Stanton Under Bardon Community Primary School
Catchment Area, Reviews and Key Information

Primary
PUPILS
112
AGES
4 - 11
GENDER
Mixed
TYPE
Academy converter
SCHOOL GUIDE RATING
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Can I Get My Child Into This School?

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This pupil heat map shows where pupils currently attending the school live.
The concentration of pupils shows likelihood of admission based on distance criteria

Source: All attending pupils National School Census Data 2021, ONS
0116 3056684

This School Guide heat map has been plotted using official pupil data taken from the last School Census collected by the Department for Education. It is a visualisation of where pupils lived at the time of the annual School Census.

Our heat maps use groups of postcodes, not individual postcodes, and have naturally soft edges. All pupils are included in the mapping (i.e. children with siblings already at the school, high priority pupils and selective and/or religious admissions) but we may have removed statistical ‘outliers’ with more remote postcodes that do not reflect majority admissions.

For some schools, the heat map may be a useful indicator of the catchment area but our heat maps are not the same as catchment area maps. Catchment area maps, published by the school or local authority, are based on geographical admissions criteria and show actual cut-off distances and pre-defined catchment areas for a single admission year.

This information is provided as a guide only. The criteria in which schools use to allocate places in the event that they are oversubscribed can and do vary between schools and over time. These criteria can include distance from the school and sometimes specific catchment areas but can also include, amongst others, priority for siblings, children of a particular faith or specific feeder schools. Living in an area where children have previously attended a school does not guarantee admission to the school in future years. Always check with the school’s own admission authority for the current admission arrangements.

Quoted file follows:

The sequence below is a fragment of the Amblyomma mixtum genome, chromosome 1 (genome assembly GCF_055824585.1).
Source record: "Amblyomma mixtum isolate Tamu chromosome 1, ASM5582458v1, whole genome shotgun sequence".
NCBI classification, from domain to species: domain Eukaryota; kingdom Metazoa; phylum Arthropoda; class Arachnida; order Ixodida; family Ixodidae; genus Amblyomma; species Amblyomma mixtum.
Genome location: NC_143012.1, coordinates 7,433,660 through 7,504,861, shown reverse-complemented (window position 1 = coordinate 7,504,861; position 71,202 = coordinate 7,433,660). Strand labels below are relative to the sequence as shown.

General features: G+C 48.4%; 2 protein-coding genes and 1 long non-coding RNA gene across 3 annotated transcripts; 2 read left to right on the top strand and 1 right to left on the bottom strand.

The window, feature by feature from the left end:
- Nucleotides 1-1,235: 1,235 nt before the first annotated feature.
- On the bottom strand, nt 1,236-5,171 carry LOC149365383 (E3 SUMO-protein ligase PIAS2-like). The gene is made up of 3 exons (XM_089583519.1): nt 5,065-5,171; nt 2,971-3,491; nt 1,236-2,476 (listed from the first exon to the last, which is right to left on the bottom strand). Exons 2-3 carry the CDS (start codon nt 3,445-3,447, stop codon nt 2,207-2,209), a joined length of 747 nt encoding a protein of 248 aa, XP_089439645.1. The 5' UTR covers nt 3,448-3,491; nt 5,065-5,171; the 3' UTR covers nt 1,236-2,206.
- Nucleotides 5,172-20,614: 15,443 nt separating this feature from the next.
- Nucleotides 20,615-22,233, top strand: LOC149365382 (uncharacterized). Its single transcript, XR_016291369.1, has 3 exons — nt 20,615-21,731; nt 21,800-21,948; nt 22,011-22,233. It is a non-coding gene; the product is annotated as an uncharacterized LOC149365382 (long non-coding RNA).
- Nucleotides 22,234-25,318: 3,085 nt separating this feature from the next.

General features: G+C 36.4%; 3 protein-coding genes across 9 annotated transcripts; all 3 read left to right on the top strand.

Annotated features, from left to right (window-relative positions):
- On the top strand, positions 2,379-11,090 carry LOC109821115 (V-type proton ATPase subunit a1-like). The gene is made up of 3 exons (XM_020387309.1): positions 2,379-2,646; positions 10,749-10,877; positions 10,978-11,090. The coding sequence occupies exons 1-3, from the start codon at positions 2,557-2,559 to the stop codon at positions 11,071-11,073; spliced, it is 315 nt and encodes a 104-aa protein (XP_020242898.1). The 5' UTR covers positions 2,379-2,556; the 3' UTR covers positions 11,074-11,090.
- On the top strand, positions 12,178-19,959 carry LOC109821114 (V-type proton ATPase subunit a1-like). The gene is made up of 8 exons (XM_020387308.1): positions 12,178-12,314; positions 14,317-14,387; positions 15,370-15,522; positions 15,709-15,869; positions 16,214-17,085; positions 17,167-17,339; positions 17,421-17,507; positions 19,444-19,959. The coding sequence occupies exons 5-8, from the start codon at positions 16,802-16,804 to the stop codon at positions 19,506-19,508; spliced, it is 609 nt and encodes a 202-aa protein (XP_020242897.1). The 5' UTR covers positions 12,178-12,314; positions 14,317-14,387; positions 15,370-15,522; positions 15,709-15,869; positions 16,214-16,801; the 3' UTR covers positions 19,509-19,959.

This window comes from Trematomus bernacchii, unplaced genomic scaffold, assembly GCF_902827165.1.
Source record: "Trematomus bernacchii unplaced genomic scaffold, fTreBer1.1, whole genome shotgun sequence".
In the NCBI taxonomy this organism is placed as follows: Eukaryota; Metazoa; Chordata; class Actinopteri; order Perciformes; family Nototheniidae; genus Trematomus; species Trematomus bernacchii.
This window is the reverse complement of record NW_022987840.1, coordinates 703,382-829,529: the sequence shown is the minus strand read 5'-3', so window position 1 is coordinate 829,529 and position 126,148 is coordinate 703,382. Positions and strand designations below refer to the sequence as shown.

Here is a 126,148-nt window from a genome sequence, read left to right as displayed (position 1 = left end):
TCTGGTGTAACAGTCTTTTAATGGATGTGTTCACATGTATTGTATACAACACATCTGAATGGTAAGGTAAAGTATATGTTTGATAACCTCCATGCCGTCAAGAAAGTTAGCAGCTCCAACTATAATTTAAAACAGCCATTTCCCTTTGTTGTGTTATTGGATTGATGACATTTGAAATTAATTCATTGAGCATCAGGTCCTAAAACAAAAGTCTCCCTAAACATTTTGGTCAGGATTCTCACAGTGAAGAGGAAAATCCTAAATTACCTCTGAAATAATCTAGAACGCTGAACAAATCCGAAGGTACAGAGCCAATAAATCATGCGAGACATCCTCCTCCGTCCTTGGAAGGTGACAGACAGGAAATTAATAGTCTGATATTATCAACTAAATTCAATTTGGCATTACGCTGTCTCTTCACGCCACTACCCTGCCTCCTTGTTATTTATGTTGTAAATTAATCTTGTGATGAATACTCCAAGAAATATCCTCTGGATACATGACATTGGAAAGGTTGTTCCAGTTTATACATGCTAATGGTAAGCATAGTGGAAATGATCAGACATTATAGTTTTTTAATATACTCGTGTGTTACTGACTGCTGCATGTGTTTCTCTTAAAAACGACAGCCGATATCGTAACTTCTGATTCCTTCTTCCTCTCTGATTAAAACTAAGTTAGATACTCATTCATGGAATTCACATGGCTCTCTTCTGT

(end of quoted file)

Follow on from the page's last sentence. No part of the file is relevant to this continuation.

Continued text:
3 steps to help parents gather catchment information for a school:

  1. Look at our school catchment area guide for more information on heat maps. They give a useful indicator of the general areas that admit pupils to the school. This visualisation is based on all attending pupils present at the time of the annual School Census.
  2. Use the link to the Local Authority Contact (above) to find catchment area information based on a single admission year. This is very important if you are considering applying to a school.
  3. On each school page, use the link to visit the school website and find information on individual school admissions criteria. Geographical criteria are only applied after pupils have been admitted on higher priority criteria such as Looked After Children, SEN, siblings, etc.

How Does The School Perform?

4 1 1 2 3 4
NATIONAL AVG. 2.08
Ofsted Inspection
(15/1/19)
Full Report - All Reports
73%
NATIONAL AVG. 65%
% pupils meeting the expected standard in reading, writing and mathematics



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Progress Compared With All Other Schools

UNLOCK Well Below Average (About 10% of schools in England) Below Average (About 8% of schools in England) Average (About 67% of schools in England) Above Average (About 5% of schools in England) Well Above Average (About 10% of schools in England) UNLOCK Well Below Average (About 10% of schools in England) Below Average (About 7% of schools in England) Average (About 64% of schools in England) Above Average (About 9% of schools in England) Well Above Average (About 10% of schools in England) UNLOCK Well Below Average (About 10% of schools in England) Below Average (About 11% of schools in England) Average (About 58% of schools in England) Above Average (About 10% of schools in England) Well Above Average (About 10% of schools in England)

School Results Over Time